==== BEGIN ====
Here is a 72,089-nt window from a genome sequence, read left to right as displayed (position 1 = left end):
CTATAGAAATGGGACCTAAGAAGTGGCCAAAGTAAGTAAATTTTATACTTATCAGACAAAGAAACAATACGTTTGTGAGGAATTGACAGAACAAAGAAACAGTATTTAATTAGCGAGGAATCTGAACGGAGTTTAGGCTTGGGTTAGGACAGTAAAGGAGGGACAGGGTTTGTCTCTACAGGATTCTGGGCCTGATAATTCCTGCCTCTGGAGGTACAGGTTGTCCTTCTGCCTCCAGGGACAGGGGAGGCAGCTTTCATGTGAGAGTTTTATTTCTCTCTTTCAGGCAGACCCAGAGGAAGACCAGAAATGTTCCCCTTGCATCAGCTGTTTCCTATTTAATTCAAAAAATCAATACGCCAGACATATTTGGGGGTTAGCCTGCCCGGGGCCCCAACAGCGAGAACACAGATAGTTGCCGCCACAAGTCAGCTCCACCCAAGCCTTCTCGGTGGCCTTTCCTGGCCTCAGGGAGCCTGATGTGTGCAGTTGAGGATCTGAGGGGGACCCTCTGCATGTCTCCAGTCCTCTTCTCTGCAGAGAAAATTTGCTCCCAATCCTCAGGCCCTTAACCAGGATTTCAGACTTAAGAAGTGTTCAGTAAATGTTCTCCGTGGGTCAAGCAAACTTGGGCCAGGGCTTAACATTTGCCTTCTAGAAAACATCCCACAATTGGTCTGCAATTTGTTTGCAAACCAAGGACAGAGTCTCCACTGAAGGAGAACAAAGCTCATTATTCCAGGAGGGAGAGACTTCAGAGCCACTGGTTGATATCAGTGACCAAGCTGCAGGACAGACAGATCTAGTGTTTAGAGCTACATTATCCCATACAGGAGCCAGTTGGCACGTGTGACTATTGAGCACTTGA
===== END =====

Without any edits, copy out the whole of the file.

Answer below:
Here is a 72,089-nt window from a genome sequence, read left to right as displayed (position 1 = left end):
CTATAGAAATGGGACCTAAGAAGTGGCCAAAGTAAGTAAATTTTATACTTATCAGACAAAGAAACAATACGTTTGTGAGGAATTGACAGAACAAAGAAACAGTATTTAATTAGCGAGGAATCTGAACGGAGTTTAGGCTTGGGTTAGGACAGTAAAGGAGGGACAGGGTTTGTCTCTACAGGATTCTGGGCCTGATAATTCCTGCCTCTGGAGGTACAGGTTGTCCTTCTGCCTCCAGGGACAGGGGAGGCAGCTTTCATGTGAGAGTTTTATTTCTCTCTTTCAGGCAGACCCAGAGGAAGACCAGAAATGTTCCCCTTGCATCAGCTGTTTCCTATTTAATTCAAAAAATCAATACGCCAGACATATTTGGGGGTTAGCCTGCCCGGGGCCCCAACAGCGAGAACACAGATAGTTGCCGCCACAAGTCAGCTCCACCCAAGCCTTCTCGGTGGCCTTTCCTGGCCTCAGGGAGCCTGATGTGTGCAGTTGAGGATCTGAGGGGGACCCTCTGCATGTCTCCAGTCCTCTTCTCTGCAGAGAAAATTTGCTCCCAATCCTCAGGCCCTTAACCAGGATTTCAGACTTAAGAAGTGTTCAGTAAATGTTCTCCGTGGGTCAAGCAAACTTGGGCCAGGGCTTAACATTTGCCTTCTAGAAAACATCCCACAATTGGTCTGCAATTTGTTTGCAAACCAAGGACAGAGTCTCCACTGAAGGAGAACAAAGCTCATTATTCCAGGAGGGAGAGACTTCAGAGCCACTGGTTGATATCAGTGACCAAGCTGCAGGACAGACAGATCTAGTGTTTAGAGCTACATTATCCCATACAGGAGCCAGTTGGCACGTGTGACTATTGAGCACTTGA